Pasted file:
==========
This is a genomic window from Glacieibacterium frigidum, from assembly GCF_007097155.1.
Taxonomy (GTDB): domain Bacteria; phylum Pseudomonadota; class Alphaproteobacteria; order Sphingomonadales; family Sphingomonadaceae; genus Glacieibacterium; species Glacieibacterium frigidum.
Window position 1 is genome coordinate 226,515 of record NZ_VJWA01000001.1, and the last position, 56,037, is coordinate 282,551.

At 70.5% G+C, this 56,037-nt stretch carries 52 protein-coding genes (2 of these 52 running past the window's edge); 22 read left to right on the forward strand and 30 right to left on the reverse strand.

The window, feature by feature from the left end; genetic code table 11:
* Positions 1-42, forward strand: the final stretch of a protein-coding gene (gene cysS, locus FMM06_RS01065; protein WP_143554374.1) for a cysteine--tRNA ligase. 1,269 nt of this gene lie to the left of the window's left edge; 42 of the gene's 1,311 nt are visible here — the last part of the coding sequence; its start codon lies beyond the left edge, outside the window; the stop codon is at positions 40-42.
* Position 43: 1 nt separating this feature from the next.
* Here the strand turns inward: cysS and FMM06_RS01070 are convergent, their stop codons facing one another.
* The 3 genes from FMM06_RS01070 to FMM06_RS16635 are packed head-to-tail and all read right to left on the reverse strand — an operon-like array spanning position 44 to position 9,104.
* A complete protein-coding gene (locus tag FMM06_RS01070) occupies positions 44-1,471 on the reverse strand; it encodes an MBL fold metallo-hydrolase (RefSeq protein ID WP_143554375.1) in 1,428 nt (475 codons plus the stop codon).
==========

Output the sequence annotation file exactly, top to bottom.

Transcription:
This is a genomic window from Glacieibacterium frigidum, from assembly GCF_007097155.1.
Taxonomy (GTDB): domain Bacteria; phylum Pseudomonadota; class Alphaproteobacteria; order Sphingomonadales; family Sphingomonadaceae; genus Glacieibacterium; species Glacieibacterium frigidum.
Window position 1 is genome coordinate 226,515 of record NZ_VJWA01000001.1, and the last position, 56,037, is coordinate 282,551.

At 70.5% G+C, this 56,037-nt stretch carries 52 protein-coding genes (2 of these 52 running past the window's edge); 22 read left to right on the forward strand and 30 right to left on the reverse strand.

The window, feature by feature from the left end; genetic code table 11:
* Positions 1-42, forward strand: the final stretch of a protein-coding gene (gene cysS, locus FMM06_RS01065; protein WP_143554374.1) for a cysteine--tRNA ligase. 1,269 nt of this gene lie to the left of the window's left edge; 42 of the gene's 1,311 nt are visible here — the last part of the coding sequence; its start codon lies beyond the left edge, outside the window; the stop codon is at positions 40-42.
* Position 43: 1 nt separating this feature from the next.
* Here the strand turns inward: cysS and FMM06_RS01070 are convergent, their stop codons facing one another.
* The 3 genes from FMM06_RS01070 to FMM06_RS16635 are packed head-to-tail and all read right to left on the reverse strand — an operon-like array spanning position 44 to position 9,104.
* A complete protein-coding gene (locus tag FMM06_RS01070) occupies positions 44-1,471 on the reverse strand; it encodes an MBL fold metallo-hydrolase (RefSeq protein ID WP_143554375.1) in 1,428 nt (475 codons plus the stop codon).